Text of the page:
## 4.2 Correlation between plant Ca content and soil ECa content

Our results showed that most plants had no correlation relationship between soil ECa and plant Ca except for several plants (Sanguisorba officinalis, Dendranthema indicum, Castanea henryi, and Themeda japonica) which showed a positive correlation between soil ECa and plant Ca content (Table 4). Some studies showed that Ca-rich soils caused cells to absorb more Ca than the cells themselves require (White and Broadley, 2003). Additionally, soil ECa content and leaf Ca content (Flue-cured Tobacco) had a significant positive correlation in a pot experiment (Zou et al., 2010). The difference between the findings of these studies and ours may be caused by species factors. The correlation between plant Ca content and soil ECa content reflects the extent to which soil Ca content influences plant Ca content, and may also reflect how different plants respond to differences in soil ECa content (Ji et al., 2009). The Ca content of Sanguisorba officinalis in the aboveground and belowground parts had a significant positive correlation (p < 0.01) with soil ECa content, which indicates that Sanguisorba officinalis was greatly affected by soil ECa content. The Ca content of Dendranthema indicum (p < 0.05) and Castanea henryi (p < 0.01) in the belowground parts also showed a significant positive correlation (p < 0.01) with soil ECa content, indicating that the belowground parts of these species were also markedly affected by soil ECa content. The Ca content of Themeda japonica in the aboveground parts showed a significant positive correlation (p < 0.01) with soil ECa content, which indicates that the aboveground parts of Themeda japonica were also greatly affected by soil ECa content.

A two-way ANOVA of species and soil showed that the Ca content of the aboveground parts of the 17 plant species was mainly affected by species factors, while the Ca content of the belowground parts was affected by both species factors and the grade of rocky desertification. This finding is supported by data reported by Ji et al. (2009). The Ca content in the aboveground parts of nitrogen-fixing plants was significantly higher than that of the belowground parts, and this result indicates that nitrogen-fixing plants were the most efficient in Ca upward transport. In contrast, Ji et al. (2009) found that dicotyledons were the most efficient in the upward transport of Ca. However, they used only three types of plants (pteridophytes, dicotyledons, and monocotyledons) omitting nitrogen-fixing plants in their study. We found significant differences (p < 0.01) between the aboveground and belowground parts in the Ca content of monocotyledons in our study. However, Ji et al. (2009) revealed that there were no significant differences between the aboveground and belowground parts in the Ca content of monocotyledons. The main reason for this difference may be the different species. In addition, the Ca content of monocotyledons was lower than that reported for monocotyledons by Ji et al. (2009), highlighting the large difference in ability to absorb soil Ca among monocotyledon species.

## 4.3 High Ca adaptation of plants

The different plant functional groups revealed differences in Ca content (Fig. 3). In some cases, even within the same plant species, there were inconsistencies in the correlations between Ca content in the aboveground and belowground parts and the soil ECa content. Collectively, these findings show that not all plants adapted to high Ca soil environments in the same way, but rather exhibited a variety of adaptive mechanisms.

The aboveground parts of a plant represent the main site of its physiological activity. Thus, the Ca content in the aboveground part reflects the Ca demand of the plant's physiological activity (Grubb and Edwards, 1982). The capacity of those plants that are able to adapt to high Ca soil environments can be reflected by two indicators: (i) the correlation between Ca content in the aboveground parts of the plants and soil ECa content; and (ii) the species differences in terms of the Ca content of the aboveground parts of plants. Thus, based on these two indicators, plants can be placed into the following groups: Ca-indifferent plants, high-Ca plants, and low-Ca plants (Ji et al., 2009). We used this classification method to categorize the 17 plant species that were widely distributed across our study environment, thus providing theoretical guidance for vegetation restoration in rocky desertification areas. In both high-Ca and low-Ca soil environments, the Ca-indifferent plants can survive normally, and their Ca content changes correspond to changes in soil ECa content. The physiological activities of high-Ca plants have a higher demand for Ca and may have a strong ability to absorb soil Ca. The physiological activities of low-Ca plants have a lower demand for Ca and can alleviate high Ca stress by inhibiting the absorption of Ca through the root system and its upward transport.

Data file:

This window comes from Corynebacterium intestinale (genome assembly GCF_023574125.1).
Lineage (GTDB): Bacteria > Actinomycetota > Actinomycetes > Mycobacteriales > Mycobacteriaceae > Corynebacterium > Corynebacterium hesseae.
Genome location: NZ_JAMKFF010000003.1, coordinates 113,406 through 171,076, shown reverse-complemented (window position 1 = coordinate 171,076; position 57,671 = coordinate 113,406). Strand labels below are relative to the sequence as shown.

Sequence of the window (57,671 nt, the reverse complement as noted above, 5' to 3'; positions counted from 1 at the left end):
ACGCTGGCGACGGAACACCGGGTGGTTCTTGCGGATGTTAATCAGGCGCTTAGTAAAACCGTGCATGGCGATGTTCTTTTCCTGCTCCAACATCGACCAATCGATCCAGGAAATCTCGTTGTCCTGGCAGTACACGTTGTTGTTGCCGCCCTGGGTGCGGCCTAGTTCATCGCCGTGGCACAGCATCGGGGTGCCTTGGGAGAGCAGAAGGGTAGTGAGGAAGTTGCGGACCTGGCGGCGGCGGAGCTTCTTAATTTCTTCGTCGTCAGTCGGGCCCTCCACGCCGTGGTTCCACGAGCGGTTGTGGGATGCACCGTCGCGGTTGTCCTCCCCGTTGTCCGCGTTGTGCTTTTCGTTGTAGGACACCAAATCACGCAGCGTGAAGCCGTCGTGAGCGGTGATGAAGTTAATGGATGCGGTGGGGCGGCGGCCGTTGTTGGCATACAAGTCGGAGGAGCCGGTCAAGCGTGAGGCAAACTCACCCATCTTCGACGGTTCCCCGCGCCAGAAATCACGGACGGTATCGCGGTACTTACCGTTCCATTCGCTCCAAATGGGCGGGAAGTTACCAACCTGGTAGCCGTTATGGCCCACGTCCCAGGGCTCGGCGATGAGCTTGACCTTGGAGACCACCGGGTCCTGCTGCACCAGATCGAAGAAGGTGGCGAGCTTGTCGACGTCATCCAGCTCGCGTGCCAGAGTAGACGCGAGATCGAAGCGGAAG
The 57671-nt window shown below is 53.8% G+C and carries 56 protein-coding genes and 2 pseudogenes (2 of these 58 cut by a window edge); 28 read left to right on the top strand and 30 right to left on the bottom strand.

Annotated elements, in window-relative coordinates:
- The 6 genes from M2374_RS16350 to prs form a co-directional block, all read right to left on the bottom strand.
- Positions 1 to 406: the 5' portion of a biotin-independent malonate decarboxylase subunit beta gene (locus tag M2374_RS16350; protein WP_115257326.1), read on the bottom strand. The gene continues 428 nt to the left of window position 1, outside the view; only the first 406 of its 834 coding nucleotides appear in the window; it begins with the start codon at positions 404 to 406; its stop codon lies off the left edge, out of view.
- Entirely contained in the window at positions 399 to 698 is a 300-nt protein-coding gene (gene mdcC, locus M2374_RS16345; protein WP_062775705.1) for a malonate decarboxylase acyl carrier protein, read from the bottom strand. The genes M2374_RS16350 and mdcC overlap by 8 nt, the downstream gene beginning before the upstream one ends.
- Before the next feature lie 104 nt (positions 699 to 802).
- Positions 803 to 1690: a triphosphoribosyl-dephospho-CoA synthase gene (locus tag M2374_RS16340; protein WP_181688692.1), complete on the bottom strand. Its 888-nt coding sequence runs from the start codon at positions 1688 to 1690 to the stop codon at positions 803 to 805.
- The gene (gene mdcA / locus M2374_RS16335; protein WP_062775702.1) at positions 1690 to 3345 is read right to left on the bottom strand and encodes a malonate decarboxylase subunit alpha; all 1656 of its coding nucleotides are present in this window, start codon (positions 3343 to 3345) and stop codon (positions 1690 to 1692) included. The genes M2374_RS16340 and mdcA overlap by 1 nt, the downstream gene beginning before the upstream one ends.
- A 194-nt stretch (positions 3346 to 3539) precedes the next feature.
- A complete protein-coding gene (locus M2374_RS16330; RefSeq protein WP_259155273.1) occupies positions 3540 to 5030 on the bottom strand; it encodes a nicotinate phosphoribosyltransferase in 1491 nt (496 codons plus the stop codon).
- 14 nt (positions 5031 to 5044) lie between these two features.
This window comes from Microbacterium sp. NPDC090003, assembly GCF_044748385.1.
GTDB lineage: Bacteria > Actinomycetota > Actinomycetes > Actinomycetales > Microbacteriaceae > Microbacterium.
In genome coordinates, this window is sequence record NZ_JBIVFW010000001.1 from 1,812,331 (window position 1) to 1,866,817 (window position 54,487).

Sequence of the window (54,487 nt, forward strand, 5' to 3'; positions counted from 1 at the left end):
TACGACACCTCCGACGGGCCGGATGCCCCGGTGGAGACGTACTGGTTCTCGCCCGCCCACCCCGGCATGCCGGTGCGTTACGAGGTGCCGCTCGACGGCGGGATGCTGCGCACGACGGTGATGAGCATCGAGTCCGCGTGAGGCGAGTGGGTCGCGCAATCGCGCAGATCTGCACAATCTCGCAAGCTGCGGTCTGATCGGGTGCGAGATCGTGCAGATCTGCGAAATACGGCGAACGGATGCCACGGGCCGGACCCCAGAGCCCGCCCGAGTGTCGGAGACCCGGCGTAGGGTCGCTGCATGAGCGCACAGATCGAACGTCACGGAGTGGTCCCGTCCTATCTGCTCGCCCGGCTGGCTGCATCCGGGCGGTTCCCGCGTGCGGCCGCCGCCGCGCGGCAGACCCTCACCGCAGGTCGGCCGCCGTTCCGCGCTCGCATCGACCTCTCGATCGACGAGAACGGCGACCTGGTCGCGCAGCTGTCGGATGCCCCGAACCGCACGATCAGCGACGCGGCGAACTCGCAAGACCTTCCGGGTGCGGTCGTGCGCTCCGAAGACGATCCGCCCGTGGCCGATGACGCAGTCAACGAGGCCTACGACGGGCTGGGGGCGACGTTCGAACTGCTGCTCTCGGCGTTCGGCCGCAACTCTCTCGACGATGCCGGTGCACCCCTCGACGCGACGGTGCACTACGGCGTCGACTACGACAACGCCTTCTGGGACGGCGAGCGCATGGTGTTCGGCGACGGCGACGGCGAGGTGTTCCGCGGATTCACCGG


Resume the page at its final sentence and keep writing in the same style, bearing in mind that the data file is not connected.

These results are of great significance for vegetation restoration in karst areas. High-Ca plants should be preferentially selected (such as Pyracantha fortuneana, Rhus chinensis, Loropetalum chinense, and Serissa japonica), followed by Ca-indifferent plants (such as Sanguisorba officinalis, Castanea henryi, and Dendranthema indicum). Low-Ca plants should only be used as an alternative species to increase species diversity during the process of ecological restoration. Our findings not only have important significance for guiding solutions to the problem of rocky desertification in China, but also provide species screening ideas for ecosystem restoration in rocky desertification areas in other parts of the world. Rocky desertification is a major ecological problem in karst areas, and further research is required to solve this problem. It is necessary to further explore other nutrient elements in soil during vegetation restoration, and long-term positioning observation is crucial for understanding this issue.

5 Conclusions

Our results indicate that the mean soil TCa and ECa content were highest in areas of IRD, followed by MRD, then LRD. The Ca content in the aboveground parts of plants was significantly higher than that in the belowground parts of plants in the three grades of rocky desertification sites in our study. Significant differences in plant Ca content were found between the aboveground and belowground parts in each plant functional group. The soil ECa content had a significant effect on the Ca content of the belowground parts of plants but no significant effect on the Ca content of the aboveground parts. Ca-indifferent plants, which included Sanguisorba officinalis, Castanea henryi, Dendranthema indicum, and Themeda japonica, showed a significant positive correlation between the Ca content in the aboveground or belowground parts and the soil ECa content. High-Ca plants were Pyracantha fortuneana, Rhus chinensis, Loropetalum chinense, Serissa japonica, Glochidion puberum, Indigofera tinctoria, and Aster baccharoides. The aboveground parts of these plants were able to absorb a lot of Ca from soils with varying ECa content. Finally, low-Ca plants included Abelia chinensis, Vitex negundo, Smilax china, Miscanthus sinensis, Artemisia carvifolia, and Digitaria sanguinalis. The aboveground parts of low-Ca plants were able to maintain a lower Ca content from soils with varying ECa content.

Data availability
Data availability.

We added data sets as a supplement file.

Supplement
Supplement.

Author contributions
Author contributions.

The idea and study design was conceived by DXW, WXC; the experiments and statistical analysis were carried out by DXW, WXC, and WHF; manuscript writing was undertaken by WXC; discussion and revision was carried out by XWH, OS, LPF, CL. All authors have read and approved the content of the manuscript.

Competing interests
Competing interests.

The authors declare that they have no conflict of interest.

Acknowledgements
Acknowledgements.

This work was supported by the Forestry Science and Technology Promotion Project of the State Forestry Administration of China ([2014]52), and the Desertification (Rocky Desertification) Monitoring Project of the State Forestry Administration of China (20150618 and 20160603).

Edited by: Sébastien Fontaine
Reviewed by: two anonymous referees

References